]. A diminished physiological response to the trauma coupled with enforced fasting, anaesthetic agents and blood loss caused by the injury and surgery exacerbate this as an additional stress on an already frail patient. A recent analysis by White et al. [1
], has shown that approximately one-third of patients presenting for surgical fixation of fractured neck of femur have at least moderate renal dysfunction on admission to hospital, a prevalence that increases with age. The authors indicated that these patients had a higher perioperative risk of opioid-induced respiratory depression, necessitating consideration of opioid-reducing strategies such as early fracture fixation, regular simple analgesia and regional nerve blockade. On the contrary, our study was not able to estimate the opiates as a significant risk factor for KD, due to limited sample size. On the other hand we found that there is an 8.5% higher risk of KD with an increase of age by one year. Novis et al. [31
] reviewed the potential preoperative risk factors for postoperative KD and showed that cardiac risk factors appeared predictive of postoperative renal failure. In our study, heart failure was a potential risk factor for the development of postoperative KD, but it was not correlated with the recovery of kidney function at the preoperative level. In this series potential risk factors for the development of KD were pre-existing KD, dehydration, diabetes mellitus, shock, NSAIDs, aminoglycosides, ACE-I, AT-II, diuretics, heart failure, opiates, rhabdomyolysis and iodinated contrast agents.
Optimal fluid balance, as well vigilance and caution especially for patients with high risk of KD, are crucial. This statement is in agreement with other authors [1
]. White et al. [1
] suggest that preoperative kidney dysfunction should alert the anesthetists for the appropriate adjustment of peri-operative analgesic administration, and adequate intra-operative intravenous fluid management, in patients with ‘borderline’ renal function. Multitrauma cases or elderly with hip fractures frequently present dehydrated at admission. A diminished physiological response to the trauma coupled with enforced fasting, anaesthetic agents and blood loss caused by the injury and surgery exacerbate this [2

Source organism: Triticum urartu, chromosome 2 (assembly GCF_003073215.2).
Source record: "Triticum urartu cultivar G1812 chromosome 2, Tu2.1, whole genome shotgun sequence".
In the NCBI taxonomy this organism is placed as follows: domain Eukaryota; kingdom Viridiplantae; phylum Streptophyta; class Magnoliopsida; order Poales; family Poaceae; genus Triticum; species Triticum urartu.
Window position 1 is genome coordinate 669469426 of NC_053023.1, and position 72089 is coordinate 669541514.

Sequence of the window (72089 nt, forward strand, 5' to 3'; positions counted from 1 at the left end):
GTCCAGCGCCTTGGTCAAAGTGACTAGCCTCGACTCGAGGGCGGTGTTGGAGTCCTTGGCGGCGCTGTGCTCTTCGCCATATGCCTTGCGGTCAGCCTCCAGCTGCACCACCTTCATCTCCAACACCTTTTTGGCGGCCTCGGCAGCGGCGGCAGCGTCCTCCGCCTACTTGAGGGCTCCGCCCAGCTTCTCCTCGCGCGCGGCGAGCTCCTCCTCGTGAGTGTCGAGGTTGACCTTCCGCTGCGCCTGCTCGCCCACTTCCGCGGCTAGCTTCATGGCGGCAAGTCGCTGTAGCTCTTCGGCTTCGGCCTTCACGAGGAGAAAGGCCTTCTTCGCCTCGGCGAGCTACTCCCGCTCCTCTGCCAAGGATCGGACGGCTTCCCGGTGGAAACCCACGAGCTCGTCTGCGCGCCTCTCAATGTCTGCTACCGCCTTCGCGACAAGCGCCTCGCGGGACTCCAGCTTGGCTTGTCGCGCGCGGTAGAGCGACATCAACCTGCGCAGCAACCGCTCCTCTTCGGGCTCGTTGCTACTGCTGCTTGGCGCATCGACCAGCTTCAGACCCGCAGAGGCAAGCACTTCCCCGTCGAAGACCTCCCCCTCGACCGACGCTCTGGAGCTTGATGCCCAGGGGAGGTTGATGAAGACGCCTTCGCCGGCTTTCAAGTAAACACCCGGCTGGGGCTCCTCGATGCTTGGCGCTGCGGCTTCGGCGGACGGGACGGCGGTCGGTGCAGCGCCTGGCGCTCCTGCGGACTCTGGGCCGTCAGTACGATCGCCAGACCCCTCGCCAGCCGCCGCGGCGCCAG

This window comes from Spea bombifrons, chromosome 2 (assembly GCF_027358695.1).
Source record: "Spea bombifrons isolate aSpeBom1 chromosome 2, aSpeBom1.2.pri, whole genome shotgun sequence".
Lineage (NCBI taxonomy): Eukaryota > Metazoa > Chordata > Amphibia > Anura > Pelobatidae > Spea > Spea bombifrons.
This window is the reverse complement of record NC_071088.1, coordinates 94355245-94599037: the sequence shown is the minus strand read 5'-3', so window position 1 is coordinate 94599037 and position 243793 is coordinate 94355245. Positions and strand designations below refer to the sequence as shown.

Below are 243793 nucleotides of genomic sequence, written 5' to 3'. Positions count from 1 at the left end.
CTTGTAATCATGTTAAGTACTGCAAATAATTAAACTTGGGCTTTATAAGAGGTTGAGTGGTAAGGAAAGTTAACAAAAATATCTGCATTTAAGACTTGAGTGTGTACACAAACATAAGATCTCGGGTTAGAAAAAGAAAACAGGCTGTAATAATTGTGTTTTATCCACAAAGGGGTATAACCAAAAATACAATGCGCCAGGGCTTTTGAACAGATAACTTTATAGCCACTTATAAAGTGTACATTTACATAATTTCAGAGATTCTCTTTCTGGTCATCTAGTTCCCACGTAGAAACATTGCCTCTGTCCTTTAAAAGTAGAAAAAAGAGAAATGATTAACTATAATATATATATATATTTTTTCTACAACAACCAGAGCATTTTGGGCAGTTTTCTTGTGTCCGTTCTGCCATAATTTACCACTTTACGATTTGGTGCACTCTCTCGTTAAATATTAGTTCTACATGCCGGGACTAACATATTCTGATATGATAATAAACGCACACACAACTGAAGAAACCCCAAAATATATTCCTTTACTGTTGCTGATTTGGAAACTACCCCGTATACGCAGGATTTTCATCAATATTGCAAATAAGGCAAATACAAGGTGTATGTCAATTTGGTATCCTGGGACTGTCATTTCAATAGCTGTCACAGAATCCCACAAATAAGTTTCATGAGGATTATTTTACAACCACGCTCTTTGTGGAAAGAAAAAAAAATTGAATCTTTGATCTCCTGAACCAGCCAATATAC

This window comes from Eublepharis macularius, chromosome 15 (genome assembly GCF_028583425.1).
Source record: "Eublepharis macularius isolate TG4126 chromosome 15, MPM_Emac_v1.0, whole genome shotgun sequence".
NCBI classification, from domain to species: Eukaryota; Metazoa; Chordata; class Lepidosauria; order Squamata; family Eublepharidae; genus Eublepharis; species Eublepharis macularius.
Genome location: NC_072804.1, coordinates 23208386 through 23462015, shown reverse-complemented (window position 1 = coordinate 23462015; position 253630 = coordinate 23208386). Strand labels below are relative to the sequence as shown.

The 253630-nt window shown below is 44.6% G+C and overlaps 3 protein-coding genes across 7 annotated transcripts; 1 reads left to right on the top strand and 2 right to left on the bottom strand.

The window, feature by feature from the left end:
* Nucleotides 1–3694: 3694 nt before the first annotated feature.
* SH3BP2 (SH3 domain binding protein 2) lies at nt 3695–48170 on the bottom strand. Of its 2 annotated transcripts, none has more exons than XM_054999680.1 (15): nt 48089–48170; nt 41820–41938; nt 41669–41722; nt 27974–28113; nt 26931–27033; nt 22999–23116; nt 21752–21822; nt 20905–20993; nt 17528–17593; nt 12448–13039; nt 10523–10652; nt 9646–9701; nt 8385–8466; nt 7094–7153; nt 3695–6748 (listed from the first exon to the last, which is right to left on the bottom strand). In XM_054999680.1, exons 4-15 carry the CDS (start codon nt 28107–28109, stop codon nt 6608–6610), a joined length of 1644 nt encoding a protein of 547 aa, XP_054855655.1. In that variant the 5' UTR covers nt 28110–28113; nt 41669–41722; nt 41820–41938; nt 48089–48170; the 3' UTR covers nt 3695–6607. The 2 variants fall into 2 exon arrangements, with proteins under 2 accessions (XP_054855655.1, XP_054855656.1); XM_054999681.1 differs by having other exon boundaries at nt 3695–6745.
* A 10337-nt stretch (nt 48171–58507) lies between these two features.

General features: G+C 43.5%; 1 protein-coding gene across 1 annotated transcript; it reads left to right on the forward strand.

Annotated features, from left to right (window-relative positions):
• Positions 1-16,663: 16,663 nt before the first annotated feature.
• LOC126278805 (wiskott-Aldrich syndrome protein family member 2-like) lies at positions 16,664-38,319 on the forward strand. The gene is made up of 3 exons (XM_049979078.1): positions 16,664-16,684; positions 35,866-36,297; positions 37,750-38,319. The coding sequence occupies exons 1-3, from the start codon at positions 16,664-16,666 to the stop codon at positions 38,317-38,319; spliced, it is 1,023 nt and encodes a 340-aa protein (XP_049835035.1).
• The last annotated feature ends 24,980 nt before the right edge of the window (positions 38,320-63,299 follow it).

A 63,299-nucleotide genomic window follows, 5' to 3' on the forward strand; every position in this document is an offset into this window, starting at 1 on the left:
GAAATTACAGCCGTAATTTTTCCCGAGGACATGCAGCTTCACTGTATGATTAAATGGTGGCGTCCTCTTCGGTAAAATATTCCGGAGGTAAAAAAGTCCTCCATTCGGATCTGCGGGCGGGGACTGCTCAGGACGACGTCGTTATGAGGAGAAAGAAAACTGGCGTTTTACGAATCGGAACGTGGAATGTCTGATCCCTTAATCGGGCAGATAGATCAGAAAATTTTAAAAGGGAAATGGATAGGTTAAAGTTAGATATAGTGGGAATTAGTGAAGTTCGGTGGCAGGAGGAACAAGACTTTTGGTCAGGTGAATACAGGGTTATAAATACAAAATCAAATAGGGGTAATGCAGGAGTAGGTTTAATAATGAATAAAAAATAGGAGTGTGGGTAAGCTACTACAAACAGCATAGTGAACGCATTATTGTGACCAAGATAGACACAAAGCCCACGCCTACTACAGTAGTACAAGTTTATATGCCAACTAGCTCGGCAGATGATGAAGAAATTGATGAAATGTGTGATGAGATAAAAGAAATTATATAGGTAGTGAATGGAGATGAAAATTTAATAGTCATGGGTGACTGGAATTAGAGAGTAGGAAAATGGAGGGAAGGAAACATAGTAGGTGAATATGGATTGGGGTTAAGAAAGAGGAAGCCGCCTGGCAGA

]. Absolute or relative hypovolaemia is a significant risk factor for ARD development [21
]. Numerous of studies have shown that post-operative outcome can be positively influenced by optimising volume status and oxygen delivery perioperatively using invasive monitoring [32
Measures to prevent preoperative KD include close evaluation of patients with risk factors and monitoring by a specialist. A consideration of opioid-reducing strategies such as early fracture fixation, regular simple analgesia (but not non-steroidal anti-inflammatory drugs) and regional nerve blockade is necessary. Also an appropriate volume of fluid was required to optimize cardiovascular status, reflecting that the current standard care renders patients under-resuscitated before, during and after surgery.